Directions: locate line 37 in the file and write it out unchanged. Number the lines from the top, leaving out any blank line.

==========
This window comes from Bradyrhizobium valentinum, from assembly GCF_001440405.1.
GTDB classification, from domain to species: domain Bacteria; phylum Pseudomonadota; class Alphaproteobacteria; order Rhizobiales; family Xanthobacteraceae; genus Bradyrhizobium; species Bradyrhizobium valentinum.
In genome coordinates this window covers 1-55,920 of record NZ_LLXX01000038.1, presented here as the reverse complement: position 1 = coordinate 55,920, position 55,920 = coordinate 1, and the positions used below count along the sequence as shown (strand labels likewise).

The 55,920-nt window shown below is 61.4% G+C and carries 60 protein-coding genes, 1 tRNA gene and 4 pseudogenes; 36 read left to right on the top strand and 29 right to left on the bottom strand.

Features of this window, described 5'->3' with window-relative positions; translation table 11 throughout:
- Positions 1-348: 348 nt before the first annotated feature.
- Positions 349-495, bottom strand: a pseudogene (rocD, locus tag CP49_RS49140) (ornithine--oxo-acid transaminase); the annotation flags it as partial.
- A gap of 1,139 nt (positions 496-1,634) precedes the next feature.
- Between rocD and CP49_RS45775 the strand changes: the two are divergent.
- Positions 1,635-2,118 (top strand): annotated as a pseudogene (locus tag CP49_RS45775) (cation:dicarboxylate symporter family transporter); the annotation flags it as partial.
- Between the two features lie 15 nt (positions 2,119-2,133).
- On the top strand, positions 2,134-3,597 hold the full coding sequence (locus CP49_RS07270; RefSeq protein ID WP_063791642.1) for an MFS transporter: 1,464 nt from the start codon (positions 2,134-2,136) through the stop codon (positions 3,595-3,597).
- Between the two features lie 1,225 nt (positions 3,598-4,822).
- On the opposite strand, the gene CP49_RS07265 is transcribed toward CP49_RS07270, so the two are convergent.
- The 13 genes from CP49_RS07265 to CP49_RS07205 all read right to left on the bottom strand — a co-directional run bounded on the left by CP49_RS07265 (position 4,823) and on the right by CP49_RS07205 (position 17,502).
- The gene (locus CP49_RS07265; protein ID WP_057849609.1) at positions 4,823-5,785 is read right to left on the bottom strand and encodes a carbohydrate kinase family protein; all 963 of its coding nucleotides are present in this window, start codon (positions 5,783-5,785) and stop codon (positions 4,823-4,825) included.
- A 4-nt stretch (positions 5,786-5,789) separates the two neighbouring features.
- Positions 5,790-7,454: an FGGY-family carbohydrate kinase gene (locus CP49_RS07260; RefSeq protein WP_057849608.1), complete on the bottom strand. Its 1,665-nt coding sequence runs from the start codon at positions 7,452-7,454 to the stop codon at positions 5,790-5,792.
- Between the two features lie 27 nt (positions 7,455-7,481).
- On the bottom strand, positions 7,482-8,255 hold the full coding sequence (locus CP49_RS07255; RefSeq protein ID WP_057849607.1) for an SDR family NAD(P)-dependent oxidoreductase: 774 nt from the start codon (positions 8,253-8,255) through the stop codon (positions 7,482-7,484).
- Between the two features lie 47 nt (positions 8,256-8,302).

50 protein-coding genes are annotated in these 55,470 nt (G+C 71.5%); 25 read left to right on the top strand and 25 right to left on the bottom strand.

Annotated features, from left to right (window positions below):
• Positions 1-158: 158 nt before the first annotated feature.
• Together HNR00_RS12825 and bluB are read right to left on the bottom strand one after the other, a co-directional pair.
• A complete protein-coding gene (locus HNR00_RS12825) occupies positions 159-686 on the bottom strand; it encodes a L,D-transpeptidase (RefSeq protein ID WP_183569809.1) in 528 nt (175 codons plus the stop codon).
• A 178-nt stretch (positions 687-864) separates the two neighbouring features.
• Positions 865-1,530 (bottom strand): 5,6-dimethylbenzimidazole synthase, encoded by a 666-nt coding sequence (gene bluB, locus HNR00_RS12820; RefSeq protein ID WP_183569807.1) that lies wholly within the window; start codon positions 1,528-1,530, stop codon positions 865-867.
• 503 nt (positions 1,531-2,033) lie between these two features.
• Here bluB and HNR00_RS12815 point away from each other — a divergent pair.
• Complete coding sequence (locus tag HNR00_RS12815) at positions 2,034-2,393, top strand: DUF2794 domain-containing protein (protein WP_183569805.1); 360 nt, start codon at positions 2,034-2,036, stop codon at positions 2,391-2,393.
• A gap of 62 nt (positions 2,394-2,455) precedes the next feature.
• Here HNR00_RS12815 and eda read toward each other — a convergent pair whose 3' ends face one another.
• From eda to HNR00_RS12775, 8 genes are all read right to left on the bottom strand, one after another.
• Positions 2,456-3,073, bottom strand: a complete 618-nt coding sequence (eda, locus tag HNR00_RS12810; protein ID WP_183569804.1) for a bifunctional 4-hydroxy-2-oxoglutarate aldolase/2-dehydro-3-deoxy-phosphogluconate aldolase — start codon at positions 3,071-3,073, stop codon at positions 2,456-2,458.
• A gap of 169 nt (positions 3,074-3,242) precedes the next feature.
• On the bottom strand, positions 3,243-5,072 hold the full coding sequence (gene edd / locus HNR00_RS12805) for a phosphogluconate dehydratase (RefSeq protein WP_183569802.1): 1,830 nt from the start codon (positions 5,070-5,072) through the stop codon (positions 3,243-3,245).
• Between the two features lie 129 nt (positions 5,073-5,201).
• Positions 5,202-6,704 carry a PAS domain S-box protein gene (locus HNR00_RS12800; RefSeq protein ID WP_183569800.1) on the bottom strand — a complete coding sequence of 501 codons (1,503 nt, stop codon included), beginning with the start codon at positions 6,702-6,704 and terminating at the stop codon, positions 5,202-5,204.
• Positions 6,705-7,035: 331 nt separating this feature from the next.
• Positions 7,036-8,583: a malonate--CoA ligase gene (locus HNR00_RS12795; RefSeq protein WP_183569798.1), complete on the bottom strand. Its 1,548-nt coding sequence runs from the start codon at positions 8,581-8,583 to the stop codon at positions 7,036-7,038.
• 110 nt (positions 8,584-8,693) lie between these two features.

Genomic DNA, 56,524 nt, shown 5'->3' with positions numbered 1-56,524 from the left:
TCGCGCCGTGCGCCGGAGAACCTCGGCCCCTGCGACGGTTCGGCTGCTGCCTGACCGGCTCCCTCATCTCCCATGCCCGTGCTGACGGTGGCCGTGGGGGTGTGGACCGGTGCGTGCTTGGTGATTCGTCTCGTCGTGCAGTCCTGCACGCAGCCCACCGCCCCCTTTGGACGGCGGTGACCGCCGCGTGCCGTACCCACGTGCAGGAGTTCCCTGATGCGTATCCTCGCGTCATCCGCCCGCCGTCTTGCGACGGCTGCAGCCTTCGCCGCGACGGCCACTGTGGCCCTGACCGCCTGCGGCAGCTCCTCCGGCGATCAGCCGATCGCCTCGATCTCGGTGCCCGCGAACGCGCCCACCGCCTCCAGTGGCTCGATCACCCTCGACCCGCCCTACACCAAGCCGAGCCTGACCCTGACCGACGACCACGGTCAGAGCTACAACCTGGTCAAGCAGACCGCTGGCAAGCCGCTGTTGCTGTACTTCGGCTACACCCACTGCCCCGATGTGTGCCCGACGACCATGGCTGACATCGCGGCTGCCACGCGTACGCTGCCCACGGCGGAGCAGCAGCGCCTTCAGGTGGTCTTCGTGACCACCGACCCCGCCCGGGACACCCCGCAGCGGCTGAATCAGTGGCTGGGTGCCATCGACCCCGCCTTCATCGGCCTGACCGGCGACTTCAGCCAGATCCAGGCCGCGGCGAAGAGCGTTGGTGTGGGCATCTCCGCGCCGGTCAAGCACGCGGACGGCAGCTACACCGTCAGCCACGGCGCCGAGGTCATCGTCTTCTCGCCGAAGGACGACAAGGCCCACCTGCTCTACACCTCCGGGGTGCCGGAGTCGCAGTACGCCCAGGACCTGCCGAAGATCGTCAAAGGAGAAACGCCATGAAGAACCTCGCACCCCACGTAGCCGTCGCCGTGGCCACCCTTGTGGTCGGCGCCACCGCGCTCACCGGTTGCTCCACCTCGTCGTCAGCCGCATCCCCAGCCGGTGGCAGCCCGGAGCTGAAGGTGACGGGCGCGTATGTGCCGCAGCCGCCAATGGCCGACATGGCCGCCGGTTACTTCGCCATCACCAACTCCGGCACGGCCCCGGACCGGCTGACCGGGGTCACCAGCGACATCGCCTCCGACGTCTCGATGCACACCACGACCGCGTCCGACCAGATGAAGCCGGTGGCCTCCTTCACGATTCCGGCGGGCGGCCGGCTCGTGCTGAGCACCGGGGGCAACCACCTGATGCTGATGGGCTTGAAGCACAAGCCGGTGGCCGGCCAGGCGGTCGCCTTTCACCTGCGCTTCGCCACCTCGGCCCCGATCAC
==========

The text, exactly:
• On the bottom strand, positions 3,243-5,072 hold the full coding sequence (gene edd / locus HNR00_RS12805) for a phosphogluconate dehydratase (RefSeq protein WP_183569802.1): 1,830 nt from the start codon (positions 5,070-5,072) through the stop codon (positions 3,243-3,245).